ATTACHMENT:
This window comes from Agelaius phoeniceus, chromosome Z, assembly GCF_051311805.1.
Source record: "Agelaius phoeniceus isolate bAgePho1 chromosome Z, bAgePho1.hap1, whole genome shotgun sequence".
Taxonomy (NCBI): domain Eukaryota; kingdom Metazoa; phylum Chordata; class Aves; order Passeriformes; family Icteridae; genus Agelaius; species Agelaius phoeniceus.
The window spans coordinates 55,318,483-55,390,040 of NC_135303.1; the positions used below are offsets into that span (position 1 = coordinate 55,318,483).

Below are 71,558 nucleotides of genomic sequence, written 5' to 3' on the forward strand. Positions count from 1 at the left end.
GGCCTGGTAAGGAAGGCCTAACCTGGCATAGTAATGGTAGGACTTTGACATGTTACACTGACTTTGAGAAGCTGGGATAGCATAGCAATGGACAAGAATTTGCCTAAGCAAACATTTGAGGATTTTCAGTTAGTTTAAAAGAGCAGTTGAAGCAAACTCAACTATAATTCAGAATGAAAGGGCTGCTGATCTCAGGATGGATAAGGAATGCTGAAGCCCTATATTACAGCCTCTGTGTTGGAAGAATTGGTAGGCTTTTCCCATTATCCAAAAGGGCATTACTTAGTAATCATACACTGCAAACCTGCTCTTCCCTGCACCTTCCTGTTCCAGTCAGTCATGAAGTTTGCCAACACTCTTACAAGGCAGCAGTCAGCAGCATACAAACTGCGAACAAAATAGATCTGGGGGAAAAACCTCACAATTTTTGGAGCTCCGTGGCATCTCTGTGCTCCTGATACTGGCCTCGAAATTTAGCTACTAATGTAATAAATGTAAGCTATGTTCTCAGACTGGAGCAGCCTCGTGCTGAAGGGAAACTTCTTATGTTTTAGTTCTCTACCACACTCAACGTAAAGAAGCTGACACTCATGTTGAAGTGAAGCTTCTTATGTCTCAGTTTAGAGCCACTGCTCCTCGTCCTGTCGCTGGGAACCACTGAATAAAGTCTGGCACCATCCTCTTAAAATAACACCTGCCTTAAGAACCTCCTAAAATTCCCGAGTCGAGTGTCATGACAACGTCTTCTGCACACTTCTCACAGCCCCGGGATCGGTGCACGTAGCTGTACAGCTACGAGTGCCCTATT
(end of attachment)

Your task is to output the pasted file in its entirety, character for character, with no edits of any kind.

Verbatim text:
This window comes from Agelaius phoeniceus, chromosome Z, assembly GCF_051311805.1.
Source record: "Agelaius phoeniceus isolate bAgePho1 chromosome Z, bAgePho1.hap1, whole genome shotgun sequence".
Taxonomy (NCBI): domain Eukaryota; kingdom Metazoa; phylum Chordata; class Aves; order Passeriformes; family Icteridae; genus Agelaius; species Agelaius phoeniceus.
The window spans coordinates 55,318,483-55,390,040 of NC_135303.1; the positions used below are offsets into that span (position 1 = coordinate 55,318,483).

Below are 71,558 nucleotides of genomic sequence, written 5' to 3' on the forward strand. Positions count from 1 at the left end.
GGCCTGGTAAGGAAGGCCTAACCTGGCATAGTAATGGTAGGACTTTGACATGTTACACTGACTTTGAGAAGCTGGGATAGCATAGCAATGGACAAGAATTTGCCTAAGCAAACATTTGAGGATTTTCAGTTAGTTTAAAAGAGCAGTTGAAGCAAACTCAACTATAATTCAGAATGAAAGGGCTGCTGATCTCAGGATGGATAAGGAATGCTGAAGCCCTATATTACAGCCTCTGTGTTGGAAGAATTGGTAGGCTTTTCCCATTATCCAAAAGGGCATTACTTAGTAATCATACACTGCAAACCTGCTCTTCCCTGCACCTTCCTGTTCCAGTCAGTCATGAAGTTTGCCAACACTCTTACAAGGCAGCAGTCAGCAGCATACAAACTGCGAACAAAATAGATCTGGGGGAAAAACCTCACAATTTTTGGAGCTCCGTGGCATCTCTGTGCTCCTGATACTGGCCTCGAAATTTAGCTACTAATGTAATAAATGTAAGCTATGTTCTCAGACTGGAGCAGCCTCGTGCTGAAGGGAAACTTCTTATGTTTTAGTTCTCTACCACACTCAACGTAAAGAAGCTGACACTCATGTTGAAGTGAAGCTTCTTATGTCTCAGTTTAGAGCCACTGCTCCTCGTCCTGTCGCTGGGAACCACTGAATAAAGTCTGGCACCATCCTCTTAAAATAACACCTGCCTTAAGAACCTCCTAAAATTCCCGAGTCGAGTGTCATGACAACGTCTTCTGCACACTTCTCACAGCCCCGGGATCGGTGCACGTAGCTGTACAGCTACGAGTGCCCTATT